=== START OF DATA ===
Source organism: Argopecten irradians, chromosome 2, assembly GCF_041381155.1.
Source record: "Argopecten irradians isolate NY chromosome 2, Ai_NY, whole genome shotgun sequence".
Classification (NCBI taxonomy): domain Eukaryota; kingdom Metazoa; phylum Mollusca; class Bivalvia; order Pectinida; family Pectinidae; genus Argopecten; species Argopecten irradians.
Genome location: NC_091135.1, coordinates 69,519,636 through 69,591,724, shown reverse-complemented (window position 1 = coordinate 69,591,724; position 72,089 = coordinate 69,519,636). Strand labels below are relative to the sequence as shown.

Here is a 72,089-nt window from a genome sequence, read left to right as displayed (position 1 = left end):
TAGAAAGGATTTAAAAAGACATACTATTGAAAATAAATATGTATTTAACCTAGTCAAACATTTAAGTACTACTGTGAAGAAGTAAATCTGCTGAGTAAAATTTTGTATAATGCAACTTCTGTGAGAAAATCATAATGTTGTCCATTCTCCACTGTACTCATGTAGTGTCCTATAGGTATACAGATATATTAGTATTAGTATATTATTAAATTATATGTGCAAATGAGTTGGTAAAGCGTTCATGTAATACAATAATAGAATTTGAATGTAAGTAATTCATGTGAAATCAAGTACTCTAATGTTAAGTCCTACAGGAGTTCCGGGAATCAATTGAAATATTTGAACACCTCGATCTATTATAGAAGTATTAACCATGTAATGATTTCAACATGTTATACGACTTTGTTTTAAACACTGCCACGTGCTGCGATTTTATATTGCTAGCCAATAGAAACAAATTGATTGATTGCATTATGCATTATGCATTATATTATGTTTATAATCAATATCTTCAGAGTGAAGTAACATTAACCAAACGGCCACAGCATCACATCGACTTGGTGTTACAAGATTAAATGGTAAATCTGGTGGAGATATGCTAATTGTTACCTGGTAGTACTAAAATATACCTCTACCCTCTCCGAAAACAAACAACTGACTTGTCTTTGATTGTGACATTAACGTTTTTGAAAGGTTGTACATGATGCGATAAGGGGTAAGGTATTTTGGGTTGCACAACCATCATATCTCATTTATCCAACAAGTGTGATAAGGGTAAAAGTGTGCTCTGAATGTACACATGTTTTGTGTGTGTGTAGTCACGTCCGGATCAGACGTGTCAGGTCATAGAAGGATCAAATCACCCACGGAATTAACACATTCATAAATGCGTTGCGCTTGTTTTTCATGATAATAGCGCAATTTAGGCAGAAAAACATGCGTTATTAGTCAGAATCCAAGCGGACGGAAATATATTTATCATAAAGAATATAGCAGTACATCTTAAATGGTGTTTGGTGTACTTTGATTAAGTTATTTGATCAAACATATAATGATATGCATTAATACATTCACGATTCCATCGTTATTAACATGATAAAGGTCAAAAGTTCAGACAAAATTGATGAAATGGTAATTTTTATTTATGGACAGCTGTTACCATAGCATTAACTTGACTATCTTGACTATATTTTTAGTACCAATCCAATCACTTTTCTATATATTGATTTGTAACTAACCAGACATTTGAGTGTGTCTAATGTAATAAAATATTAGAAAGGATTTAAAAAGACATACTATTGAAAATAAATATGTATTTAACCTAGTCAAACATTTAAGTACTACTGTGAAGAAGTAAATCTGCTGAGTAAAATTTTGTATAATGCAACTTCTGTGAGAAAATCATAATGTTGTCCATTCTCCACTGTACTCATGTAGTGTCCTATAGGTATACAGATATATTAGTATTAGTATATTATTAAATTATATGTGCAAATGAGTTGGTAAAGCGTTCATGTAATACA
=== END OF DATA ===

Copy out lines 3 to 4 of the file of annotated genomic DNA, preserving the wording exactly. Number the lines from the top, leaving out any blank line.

Classification (NCBI taxonomy): domain Eukaryota; kingdom Metazoa; phylum Mollusca; class Bivalvia; order Pectinida; family Pectinidae; genus Argopecten; species Argopecten irradians.
Genome location: NC_091135.1, coordinates 69,519,636 through 69,591,724, shown reverse-complemented (window position 1 = coordinate 69,591,724; position 72,089 = coordinate 69,519,636). Strand labels below are relative to the sequence as shown.